Now and at the Hour is time well spent

Christian Cagigal 2

The last major magic show to hit the Bay Area theater scene involved Siegfried and Roy giving their stamp of magical approval to a kid who sang show tunes while doing fairly lame tricks. It’s no wonder that magic gets such a bad rap for being such a cheeseball staple of the Las Vegas showroom.

But when magic is done well, it’s tremendous. Free of schmaltz and full of ingenuity, genuine theatrical magic is a joy, and that’s what you’ll find in Christian Cagigal’sNow and at the Hour now at the EXIT Stage Left. After a successful run in New York followed by a well-received San Francisco run, the magical Cagigal has revived the show, much to the delight of his adoring audience.

Cagigal doesn’t waste a lot of time with the usual flash-and-flair gimcrackery. He doesn’t need to impress us with empty gesturing and phony-baloney showmanship because he has plenty of genuine wonder at his disposal, and if that fails to make an impression, then magic is simply not for you.

Christian CagigalPart autobiographical solo show, part mind-reading festival, Cagigal’s show is a spellbinding hour that puts a fresh spin theatrical magic. He enters the theater and sets up his stage. He turns over an hourglass and sets a metronome in motion. He checks his pocket watch and he wonders aloud, “Did you ever get the feeling that everything has happened before and it will all happen again?” He attempts to prove the notion of time travel – or at the very least, time bending – during the next hour, and he makes a pretty good case.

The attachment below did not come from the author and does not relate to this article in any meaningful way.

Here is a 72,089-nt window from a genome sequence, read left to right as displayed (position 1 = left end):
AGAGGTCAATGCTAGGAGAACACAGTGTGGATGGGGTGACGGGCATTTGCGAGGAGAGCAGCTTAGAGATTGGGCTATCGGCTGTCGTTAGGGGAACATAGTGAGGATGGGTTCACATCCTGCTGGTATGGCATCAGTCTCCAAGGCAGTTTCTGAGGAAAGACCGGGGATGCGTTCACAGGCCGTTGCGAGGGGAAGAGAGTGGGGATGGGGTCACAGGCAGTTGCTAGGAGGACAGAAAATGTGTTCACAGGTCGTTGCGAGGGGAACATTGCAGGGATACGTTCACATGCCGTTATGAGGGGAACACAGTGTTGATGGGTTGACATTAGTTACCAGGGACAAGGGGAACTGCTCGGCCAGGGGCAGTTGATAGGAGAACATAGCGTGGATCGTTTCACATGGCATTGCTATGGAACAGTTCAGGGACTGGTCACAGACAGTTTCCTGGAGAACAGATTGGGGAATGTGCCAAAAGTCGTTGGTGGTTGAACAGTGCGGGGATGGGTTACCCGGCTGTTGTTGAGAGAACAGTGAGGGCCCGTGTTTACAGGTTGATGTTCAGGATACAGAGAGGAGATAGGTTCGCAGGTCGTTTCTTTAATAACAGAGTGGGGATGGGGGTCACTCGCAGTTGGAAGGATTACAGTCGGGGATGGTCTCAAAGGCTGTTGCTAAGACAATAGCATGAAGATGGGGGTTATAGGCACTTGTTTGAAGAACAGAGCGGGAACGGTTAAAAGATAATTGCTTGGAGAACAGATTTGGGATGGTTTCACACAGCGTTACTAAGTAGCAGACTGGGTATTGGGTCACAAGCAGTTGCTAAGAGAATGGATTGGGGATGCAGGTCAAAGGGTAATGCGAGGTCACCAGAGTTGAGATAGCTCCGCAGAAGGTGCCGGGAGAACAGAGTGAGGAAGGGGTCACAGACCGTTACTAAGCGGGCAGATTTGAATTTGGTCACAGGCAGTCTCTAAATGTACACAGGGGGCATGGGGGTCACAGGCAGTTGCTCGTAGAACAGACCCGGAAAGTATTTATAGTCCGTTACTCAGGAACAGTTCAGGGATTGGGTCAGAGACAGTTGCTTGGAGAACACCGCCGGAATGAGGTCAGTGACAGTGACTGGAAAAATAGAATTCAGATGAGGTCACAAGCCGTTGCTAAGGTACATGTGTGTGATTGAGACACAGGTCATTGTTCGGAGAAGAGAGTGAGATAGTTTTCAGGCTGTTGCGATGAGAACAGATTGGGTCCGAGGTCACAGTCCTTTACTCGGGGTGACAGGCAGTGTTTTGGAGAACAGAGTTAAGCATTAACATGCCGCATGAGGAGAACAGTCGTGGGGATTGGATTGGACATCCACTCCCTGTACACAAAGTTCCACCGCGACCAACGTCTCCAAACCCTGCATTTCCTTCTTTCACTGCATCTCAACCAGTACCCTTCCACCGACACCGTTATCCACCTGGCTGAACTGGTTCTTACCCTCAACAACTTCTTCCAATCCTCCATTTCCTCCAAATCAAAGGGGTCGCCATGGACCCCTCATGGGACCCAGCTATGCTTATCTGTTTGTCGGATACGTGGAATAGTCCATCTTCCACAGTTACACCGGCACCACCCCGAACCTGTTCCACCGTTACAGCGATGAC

Whatever his methods, be they manipulation, trickery, suggestion or genuine magic, Cagigal elicits gasps of amazement from his audience as he quite effectively reads people’s minds. There’s quite a lot of audience participation in this show, but not to worry – it’s not obnoxious in the least. Cagigal is not only a genial host but also unfailingly polite to his volunteers. If some detail he intuits turns out to be too personal, he won’t share it with the crowd, but he’ll make sure you know he knows what’s going on in your dirty mind.

Holding a stereoscope (usually used to view old-fashioned 3-D postcards), Cagigal stares at blank cards that volunteers have supposedly filled with visions from their memories. He then describes what he sees with seemingly remarkable acuity. He does card tricks and even, for one trick, makes the audience the magician.

In between tricks, he tells us stories from his childhood and what it was like growing up in San Francisco with a father whose mental balance was upset by a stint in Vietnam. His father’s presence looms large in the show because as the elder Cagigal battled his demons, the younger retreated into a world of magic as a means of escape. The power of memory and the passage of time fuel the smoke and mirrors of the show and raises it far above the sort of parlor tricks that can sometimes pass for theatrical magic.

How many shows are both astonishing and moving? Cagigal’s Now and at the Hour is both. Cagigal engages the heart and the imagination, making him a magician to watch with a show to see sooner rather than later.


Christian Cagigal’s Now and at the Hour continues an extended run through March 27 at the EXIT Stage Left, 156 Eddy St., San Francisco Tickets are $15-$25. Visit for information.